Tony Chapman had to himself quickly off the mark when he took over as Scotland’s National Coach in December 1948. He was very busy – committed, flexible, enthusiastic and personable, he quickly became a recognisable figure at pretty well all athletics venues. He could not however be everywhere and the requests for help were coming in from all over the country. Fortunately the editor of ‘The Scots Athlete’ , Walter Ross, was very keen on broadening the scope of the new magazine and on reporting all aspects of the sport. Chapman and Ross between set about informing and educating Scottish athletes, clubs and coaches via the magazine. 1948 had already seen the magazine publish a half page ad for a four day weekend course at Dunoon for athletes wishing to increase their technical and practical knowledge (Fee £2:15:6d), an article by Allan Watt on Coaching, report on training weekend for Olympic ‘possibles’ , Emmet Farrell had a two page article on training for cross-country (he had won the SCCU Championships in 1938 and again in 1948) and shown great interest generally in coaching and advancing the development of the sport before Chapman was appointed in December.
Appointed in December, 1948, his first article appeared in the December 1949 issue of the magazine under the heading: THE NATIONAL COACHING SCHEME and it deserves to be reproduced here in full.
Having set out his aims and challenges to clubs and athletes, he went on to do hid own bit in the process by having articles printed in the magazine fairly frequently and some were quite lengthy. In January 1950, Winter Training was the subject with the next one being ‘The Training Board’ which ran to four pages in September 1950 and can be seen at this link. Before these articles the magazine published articles on coaching by others including several in a short series called Peak Performance, and then after the Winter Training piece there was one in January 1951 by T Montgomery, Honorary Senior Coach, on Groundwork for Track and Field as part of a series entitled This Coaching, in May 1951 the Shot Putt came up for inspection with one article on great shot putters of the past and another on coaching and technique by T Montgomery. The support for coaching from the ‘Scots Athlete’ was there for all to see. In 1951 T Montgomery had ‘The Fundamentals of Sprinting’ published – it ran for two and a half pages – with a follow up on the same event in the Mid-Summer issue which came out in September. Then there was one on Throwing the Discus by the same writer in July 1951. By now, Montgomery was becoming the regular athletics coach writer for the magazine and in August there was a four pager on Middle Distance running.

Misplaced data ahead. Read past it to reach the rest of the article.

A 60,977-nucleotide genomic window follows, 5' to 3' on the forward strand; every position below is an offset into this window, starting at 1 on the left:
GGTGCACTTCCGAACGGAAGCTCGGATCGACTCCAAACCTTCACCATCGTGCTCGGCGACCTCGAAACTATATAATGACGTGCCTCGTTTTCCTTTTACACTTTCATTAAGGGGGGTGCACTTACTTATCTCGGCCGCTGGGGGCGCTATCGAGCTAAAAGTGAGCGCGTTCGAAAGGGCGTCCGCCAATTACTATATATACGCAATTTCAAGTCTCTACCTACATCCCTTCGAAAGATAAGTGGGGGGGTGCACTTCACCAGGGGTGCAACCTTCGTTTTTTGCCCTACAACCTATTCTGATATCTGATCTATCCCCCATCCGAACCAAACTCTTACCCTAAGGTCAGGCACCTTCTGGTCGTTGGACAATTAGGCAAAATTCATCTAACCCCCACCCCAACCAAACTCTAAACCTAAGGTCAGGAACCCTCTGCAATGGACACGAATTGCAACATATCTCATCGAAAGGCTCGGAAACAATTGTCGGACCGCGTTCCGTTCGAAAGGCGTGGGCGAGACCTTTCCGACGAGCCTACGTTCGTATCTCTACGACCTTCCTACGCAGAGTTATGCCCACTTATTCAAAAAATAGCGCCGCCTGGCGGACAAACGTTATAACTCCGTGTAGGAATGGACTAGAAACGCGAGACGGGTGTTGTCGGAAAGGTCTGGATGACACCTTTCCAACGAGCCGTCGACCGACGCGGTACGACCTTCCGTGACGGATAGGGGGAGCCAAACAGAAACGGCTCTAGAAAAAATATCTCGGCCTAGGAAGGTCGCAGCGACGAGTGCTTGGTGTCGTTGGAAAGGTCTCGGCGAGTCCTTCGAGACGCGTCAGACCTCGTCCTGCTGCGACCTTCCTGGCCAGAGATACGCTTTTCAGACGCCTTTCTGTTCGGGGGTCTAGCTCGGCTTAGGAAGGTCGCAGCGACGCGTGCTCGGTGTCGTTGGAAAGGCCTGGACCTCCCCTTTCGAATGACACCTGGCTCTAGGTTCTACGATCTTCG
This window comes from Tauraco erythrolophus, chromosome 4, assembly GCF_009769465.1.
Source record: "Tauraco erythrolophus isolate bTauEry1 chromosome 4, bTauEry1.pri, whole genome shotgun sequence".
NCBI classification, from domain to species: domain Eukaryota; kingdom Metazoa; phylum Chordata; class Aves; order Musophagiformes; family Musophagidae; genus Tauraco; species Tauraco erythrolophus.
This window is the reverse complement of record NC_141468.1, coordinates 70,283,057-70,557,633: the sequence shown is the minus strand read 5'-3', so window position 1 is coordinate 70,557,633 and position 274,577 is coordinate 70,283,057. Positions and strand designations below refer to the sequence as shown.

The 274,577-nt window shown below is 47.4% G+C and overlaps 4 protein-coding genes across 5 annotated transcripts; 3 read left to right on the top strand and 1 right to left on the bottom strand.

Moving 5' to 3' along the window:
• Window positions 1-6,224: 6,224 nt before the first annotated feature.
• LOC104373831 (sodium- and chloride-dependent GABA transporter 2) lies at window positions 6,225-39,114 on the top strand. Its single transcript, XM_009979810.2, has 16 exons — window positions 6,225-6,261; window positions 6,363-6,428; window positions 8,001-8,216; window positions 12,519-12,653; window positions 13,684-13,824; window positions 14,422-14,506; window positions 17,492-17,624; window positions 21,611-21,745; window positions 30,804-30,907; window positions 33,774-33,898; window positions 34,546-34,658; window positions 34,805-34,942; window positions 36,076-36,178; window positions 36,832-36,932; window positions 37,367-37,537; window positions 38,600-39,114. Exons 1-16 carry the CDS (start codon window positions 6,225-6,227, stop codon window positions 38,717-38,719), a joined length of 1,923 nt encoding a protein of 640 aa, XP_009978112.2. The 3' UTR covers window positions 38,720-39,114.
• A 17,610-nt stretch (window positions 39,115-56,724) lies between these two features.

Chapman was back in January, 1952 with ‘A Training Guide for Coaches and Athletes‘ with a sub-heading reading ‘Suggestions for Formulating Schedules‘. This one ran to no fewer than five pages and can be accessed via the link. There was a follow-up article in February and one in March which have been added below the first part at the link above. It continued in the April/May, and June 1952 issues which are also at the link. It is a very interesting look at what was the accepted best practice of the period – preparations, warming up, sessions, etc, etc – and well worth comparison with what athletes are doing in the 21st century. Does it stand up to comparison? Forget the terminology, terminology in all aspects of life changes all the time. Look at what he is saying – how much, if any, of it still stacks up? Whatever way you look at it, it is a significant addition to what was available to Scottish Coaches and athletes of the day.
Montgomery continued to write his coaching articles – Throwing the Javelin in August ’52 was followed by a study of javelin thrower M Denley (Great Britain) by Chapman a month later, the two articles being complementary. The coaching articles seem to have been well received by readers as they continued to be printed – eg in August/September 1953 there was Basic Athletic Principles by JV Lyons which ran to two issues – 4 pages + 2 1/2 pages; and there were others such as Distance Running Aspects by LH Weatherill, a former England Track and Cross-Country International, and the articles by Arthur Newton which had been running since 1947. Percy Cerutty was another who had been and would continue to appear regularly until the very last issue of the magazine.
One of the most thought provoking series in the magazine was Web Centre by Brian Mitchell which began in January 1947 and can be accessed via this link:
‘The Scots Athlete’ ceased publication in June 1958. Tony Chapman’s last article was the one quoted above. There is no doubt that it had been a good mutually beneficial relationship – he got his message across, the magazine got many interesting articles that broadened the scope of the magazine and possibly gained them readers. It also worked well for the Scottish athletics public and that was maybe the point of the whole exercise.
The 1968 version of his book.